I caught this cute author origin tag, created by Evie Driver, on Lenn Woolston’s booktube channel two weeks ago. My main character, Jeremy, is way into comics. Now, I don’t have a YouTube channel presently. I’m not sure if that’s something I can keep up with. But still, I wanted to participate since the subject matter was so fitting, so I’ma just take my turn in a blog.
Backstory: When and why did you start writing? How old were you? What genres did you begin writing?
I started my memoirs at age ten on an old typewriter in my bedroom. I don’t think I got much beyond a title page, but I had big plans! As an adult, I wrote a couple drafts for picture books. My first completed novel was a fantasy story following two sister witches searching for their mother’s whereabouts. I somehow found the guts to query it, and got some bites. That manuscript has extensive issues though. I wrote my second novel while querying the first. It’s completely different in nearly every way.
Protaganist: What was your first main character like? How has your tastes/muses changed since then?
I write sassy introverts.
Antagonist: What’s the worst writing advice or feedback you ever received? What was your first rejection or confidence-breaking moment like?
Gosh…there’s a lot to choose from here. I lost count on form rejections for my first manuscript. So, I learned to celebrate small stuff. Anything that looked different than a form rejection, I saved.
When I started querying my debut, I got some quick form rejections too, like within the same day. One in particular pinpointed a list of reasons why they wouldn’t publish my work. This one hit hard because I felt this manuscript was much stronger than my first, but maybe I had it all wrong. I contacted a couple writer friends, begged them to take a look, and started rewrites again. I got the email seeking to publish, in its original state, a few weeks later.
Superpower: What part of writing or the writing process do you feel is your greatest strength?
My greatest strengths in writing are perseverance.
Kryptonite: What part of writing or the writing process do you feel is your weakest?
I can get stuck in my head, not really present when I need to be.
Training Montage: What strengths or weaknesses changed over the years? Additionally, what have you done to better your craft?
My first plot I threw everything I could possibly think of into it. It’s like the stone soup of manuscripts. I’ve learned to be more deliberate with my choices and plan a bit more, which isn’t something that comes naturally to me. To better my craft, I read a lot, attend conferences when time/$ allows, and follow some experts online.
Weapon of Choice: What programs have you used over the years? What’s your preference right now?
I started that first MS on a google doc because that’s all I had. I type everything. Writing long hand, while drafting, is too slow of a pace for me.
Trusted Sidekick: Every Batman has a Robin. What is you favorite companion while writing? Has this changed over the years? From day to night?
Coffee in the morning. Water in between. Tea in the afternoon. I don’t usually write anything new at night. I am able to edit during that time though.
Zero to Hero: When you first began this journey, what level of success did you imagine for yourself? Is where you’re at heading toward that original destination? If not, how has your dream evolved over the years?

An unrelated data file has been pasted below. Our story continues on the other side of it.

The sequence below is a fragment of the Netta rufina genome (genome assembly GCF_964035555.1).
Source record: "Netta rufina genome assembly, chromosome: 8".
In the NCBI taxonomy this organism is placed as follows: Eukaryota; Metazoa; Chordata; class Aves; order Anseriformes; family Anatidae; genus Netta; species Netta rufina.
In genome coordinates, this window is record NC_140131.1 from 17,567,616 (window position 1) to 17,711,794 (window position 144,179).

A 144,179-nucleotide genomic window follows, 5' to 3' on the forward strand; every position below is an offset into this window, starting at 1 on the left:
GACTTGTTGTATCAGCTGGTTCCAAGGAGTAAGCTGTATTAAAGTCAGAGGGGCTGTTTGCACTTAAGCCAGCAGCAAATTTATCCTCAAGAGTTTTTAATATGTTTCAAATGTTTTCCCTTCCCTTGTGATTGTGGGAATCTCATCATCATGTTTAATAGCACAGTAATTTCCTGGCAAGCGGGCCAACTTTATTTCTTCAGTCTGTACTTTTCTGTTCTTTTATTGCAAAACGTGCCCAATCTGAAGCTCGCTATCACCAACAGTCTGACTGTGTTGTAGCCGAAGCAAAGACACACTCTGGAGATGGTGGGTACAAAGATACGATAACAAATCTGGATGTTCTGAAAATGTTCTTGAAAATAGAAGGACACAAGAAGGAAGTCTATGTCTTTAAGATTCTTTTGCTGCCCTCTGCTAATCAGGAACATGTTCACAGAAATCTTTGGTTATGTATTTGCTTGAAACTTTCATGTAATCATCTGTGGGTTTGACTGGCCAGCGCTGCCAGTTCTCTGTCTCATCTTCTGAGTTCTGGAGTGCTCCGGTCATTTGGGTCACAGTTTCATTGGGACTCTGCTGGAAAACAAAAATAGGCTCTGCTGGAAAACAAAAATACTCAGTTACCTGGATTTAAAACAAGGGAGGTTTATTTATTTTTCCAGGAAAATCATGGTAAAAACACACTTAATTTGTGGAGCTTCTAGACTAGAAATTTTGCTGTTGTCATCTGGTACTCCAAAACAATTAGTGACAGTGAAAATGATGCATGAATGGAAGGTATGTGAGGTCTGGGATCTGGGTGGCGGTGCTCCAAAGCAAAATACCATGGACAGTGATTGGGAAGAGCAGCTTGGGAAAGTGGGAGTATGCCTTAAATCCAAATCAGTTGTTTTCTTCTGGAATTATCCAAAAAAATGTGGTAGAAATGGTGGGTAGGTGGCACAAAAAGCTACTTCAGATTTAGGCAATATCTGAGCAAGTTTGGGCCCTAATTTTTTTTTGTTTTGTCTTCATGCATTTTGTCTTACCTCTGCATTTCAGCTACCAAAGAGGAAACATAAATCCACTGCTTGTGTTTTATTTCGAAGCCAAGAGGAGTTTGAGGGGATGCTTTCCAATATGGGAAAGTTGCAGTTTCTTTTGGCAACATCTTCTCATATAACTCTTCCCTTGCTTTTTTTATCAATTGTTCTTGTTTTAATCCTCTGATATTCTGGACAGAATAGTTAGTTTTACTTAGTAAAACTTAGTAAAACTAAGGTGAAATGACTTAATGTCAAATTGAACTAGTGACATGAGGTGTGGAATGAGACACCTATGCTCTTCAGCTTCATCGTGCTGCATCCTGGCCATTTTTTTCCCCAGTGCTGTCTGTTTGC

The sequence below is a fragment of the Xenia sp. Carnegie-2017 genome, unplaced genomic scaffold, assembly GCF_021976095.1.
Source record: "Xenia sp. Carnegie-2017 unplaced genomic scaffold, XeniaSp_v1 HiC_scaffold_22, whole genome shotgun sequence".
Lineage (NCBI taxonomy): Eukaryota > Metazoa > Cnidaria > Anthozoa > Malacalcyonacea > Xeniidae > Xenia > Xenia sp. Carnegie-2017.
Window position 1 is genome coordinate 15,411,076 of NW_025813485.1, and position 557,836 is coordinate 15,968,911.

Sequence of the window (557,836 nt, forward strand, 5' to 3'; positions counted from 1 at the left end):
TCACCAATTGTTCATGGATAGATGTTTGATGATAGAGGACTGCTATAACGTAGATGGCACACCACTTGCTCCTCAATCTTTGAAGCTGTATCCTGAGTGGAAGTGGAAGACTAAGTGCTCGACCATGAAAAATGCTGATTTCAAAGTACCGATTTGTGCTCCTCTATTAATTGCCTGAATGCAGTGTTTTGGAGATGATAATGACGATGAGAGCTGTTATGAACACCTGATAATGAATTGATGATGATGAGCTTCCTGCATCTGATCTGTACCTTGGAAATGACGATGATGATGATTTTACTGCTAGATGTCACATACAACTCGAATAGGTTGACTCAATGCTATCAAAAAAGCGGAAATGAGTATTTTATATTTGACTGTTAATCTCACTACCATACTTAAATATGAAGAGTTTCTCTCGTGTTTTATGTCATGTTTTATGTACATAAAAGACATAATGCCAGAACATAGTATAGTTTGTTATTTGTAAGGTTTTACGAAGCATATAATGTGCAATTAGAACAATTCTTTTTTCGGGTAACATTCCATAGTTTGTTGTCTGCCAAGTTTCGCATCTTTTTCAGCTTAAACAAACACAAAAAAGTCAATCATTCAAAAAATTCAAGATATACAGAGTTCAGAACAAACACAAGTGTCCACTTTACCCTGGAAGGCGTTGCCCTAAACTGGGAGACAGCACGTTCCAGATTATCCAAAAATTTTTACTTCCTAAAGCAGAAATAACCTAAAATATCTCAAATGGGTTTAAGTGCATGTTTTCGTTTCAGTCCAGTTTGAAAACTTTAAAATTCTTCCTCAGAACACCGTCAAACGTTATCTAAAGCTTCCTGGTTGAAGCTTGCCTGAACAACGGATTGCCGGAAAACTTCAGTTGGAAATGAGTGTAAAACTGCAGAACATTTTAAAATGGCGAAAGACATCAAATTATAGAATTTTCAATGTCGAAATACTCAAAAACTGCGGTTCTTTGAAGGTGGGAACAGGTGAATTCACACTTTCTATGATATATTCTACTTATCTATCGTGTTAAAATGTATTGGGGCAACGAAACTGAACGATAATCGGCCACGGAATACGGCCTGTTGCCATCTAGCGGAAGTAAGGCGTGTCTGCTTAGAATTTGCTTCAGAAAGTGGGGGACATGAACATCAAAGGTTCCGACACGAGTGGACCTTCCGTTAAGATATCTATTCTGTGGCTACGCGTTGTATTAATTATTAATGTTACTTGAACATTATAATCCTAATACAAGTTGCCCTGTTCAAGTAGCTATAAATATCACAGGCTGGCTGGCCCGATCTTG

I only ever wanted to finish writing a book, so I’m ahead of my original destination. Everything from here feels like bonus material.
Remember my name: What authors helped you realize your interest or passion for writing? What books helped shape your writing style or genre or choice?
There’s an interview of Diana Gabaldon where she talks about starting Outlander. I was about the same age as her when she decided to write it, and I decided it was time for me to start stringing some of my scenes together to see what was there. On a whim, I joined a critique group and that turned into a huge motivator for me. Every two weeks, other writers were gonna sit down with my work, I tried not to embarrass myself.
Marvel/DC: Comparison is dangerous. How has comparing your author journey to others dismantled or helped yours? Any advice to overcome this.
I don’t have any advice except to expect those feelings will come. Feel them, then congratulate your peers, and get back to your own beeswax.
The obligatory love interest: Looking back on your early work, what genres have you grown to love or hate to write?
It’s not that I hate to write it, but world building has proved extra halting for me. I have 20K of a sci-fi written. But, I’m all, oh, here are my characters eating lunch. Wait, where did the food come from and what kind of societal hierarchy exists in order to provide that sweet potato?
Archnemisis: What are the most common excuses you’ve given, or what outside forces have you overcome, that prevented you from writing?
Time and sleep, dudes. My work hours are usually the bookends of a day. I get the most done in the a.m. before my family is awake. Less at night, because my brain is wiped creativity-wise. Like I said earlier, reading and editing usually happen during that time.
Superhero Name: When you began, did you consider a pen name? If you’re using one, why? If you decided against one, why?
I did consider one, but ultimately didn’t find it necessary.
Avengers Assemble: Tag a few of your favorite people!
You! Yes, you. Have at this.
Just make sure you give credit where credit is due. This tag was created by Evie Driver. Here’s a link to the original blog post.
And here’s a link to Lenn Woolston’s booktube channel. She shares a lot of great writing tips.